Bakersfield Museum of Art Fall Exhibitions
September 13, 2012 – November 25, 2012
Out of Print: Altered Books
Out of Print will focus on the book as a sculptural object. The exhibit will feature 10 contemporary artists who have deconstructed and reconfigured the book into something new. Through folding, carving, photographing, slicing, warping, dissecting and stacking, books are transformed from vessels of text and into beautiful abstract forms.
The pieces in this exhibition explore new and unexpected layers of meaning that go beyond the book as a source of information, offering a fresh examination of the role of the book in an increasingly digital-oriented world.
Participating Artists:Doug Beube, Alex Queral, Jacqueline Rush Lee, Mike Stilkey, Jim Rosenau, Guy Laramée, Cara Barer, Robert The, Brian Dettmer and Mary Ellen Bartley.
Featured Image: Jacqueline Rush Lee, Anthologia, 2008, altered book
Christopher Stott: New Realism
Christopher Stott is a contemporary realist artist whose oil paintings reveal a clean, simple, yet vivid compositional style. He paints vintage clocks, cameras, typewriters, telephones, fans and books, highlighting the basic shapes and forms of his subject matter.
Stott’s canvases employ neutral background tones and emphasize the light that falls across the compositions. This treatment elevates his subjects to an almost iconic status, making the ordinary a little more extraordinary. His work is approachable on multiple levels and has its finger firmly on the pulse of contemporary representational painting.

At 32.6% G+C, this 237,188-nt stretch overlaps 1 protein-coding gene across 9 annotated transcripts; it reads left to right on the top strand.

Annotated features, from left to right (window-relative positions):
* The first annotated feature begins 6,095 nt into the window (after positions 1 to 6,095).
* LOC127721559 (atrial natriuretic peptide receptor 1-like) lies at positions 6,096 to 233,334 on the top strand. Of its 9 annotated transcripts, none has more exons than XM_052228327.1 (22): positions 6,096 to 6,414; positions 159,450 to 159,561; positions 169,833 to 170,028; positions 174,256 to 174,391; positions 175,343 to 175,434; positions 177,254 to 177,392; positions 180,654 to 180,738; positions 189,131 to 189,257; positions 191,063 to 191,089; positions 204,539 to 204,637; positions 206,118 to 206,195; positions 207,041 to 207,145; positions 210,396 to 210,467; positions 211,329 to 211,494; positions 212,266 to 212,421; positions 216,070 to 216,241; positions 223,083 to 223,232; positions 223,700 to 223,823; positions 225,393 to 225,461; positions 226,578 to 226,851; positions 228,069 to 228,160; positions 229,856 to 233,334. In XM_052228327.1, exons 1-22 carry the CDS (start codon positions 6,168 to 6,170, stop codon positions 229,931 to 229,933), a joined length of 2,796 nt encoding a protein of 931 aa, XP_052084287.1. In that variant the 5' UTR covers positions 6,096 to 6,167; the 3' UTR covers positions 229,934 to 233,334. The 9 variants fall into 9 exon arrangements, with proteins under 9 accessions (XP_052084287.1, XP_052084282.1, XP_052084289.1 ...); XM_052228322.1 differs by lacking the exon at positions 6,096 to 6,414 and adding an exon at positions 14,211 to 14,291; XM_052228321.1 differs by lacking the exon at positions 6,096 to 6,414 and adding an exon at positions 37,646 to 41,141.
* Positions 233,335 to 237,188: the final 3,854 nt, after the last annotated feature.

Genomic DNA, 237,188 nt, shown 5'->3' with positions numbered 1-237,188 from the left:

Christopher Stott resides in a small but beautiful city on the Canadian prairies and is currently represented by Elliott Fouts Gallery in Northern California and George Billis Gallery in Los Angeles and New York.
Photo: Light Reading by Christopher Stott.
Paul Strand: The Mexican Portfolio
Paul Strand is one of the towering figures of American 20th century photography. His work is typified by great richness and sensuousness of surface detail, making him one of the major forces of photographic modernism. One of his most culturally significant works, the Mexican portfolio, lies in the intersection of his photographic and cinematic interest. Consisting of twenty images depicting the landscapes, people, architecture and religious objects he encountered in Mexico in the early 1930 s, the Portfolio and its specific sequencing reveals Strand’s attempt to create a film-like narrative with photographic stills.
The Portfolio images are unrelievedly and provide powerful visuals adjectives attached to strong compositional elements. Strand does not patronize his subjects or ask that we do. His photographs are instead a subversive alternative to the studio portrait of glamour and power and reflect his interest in using the camera as a tool for social reform. As a result, The Mexican Portfolio, 70 years old, seems like a painfully telling mirror that reflects out contemporary predilections.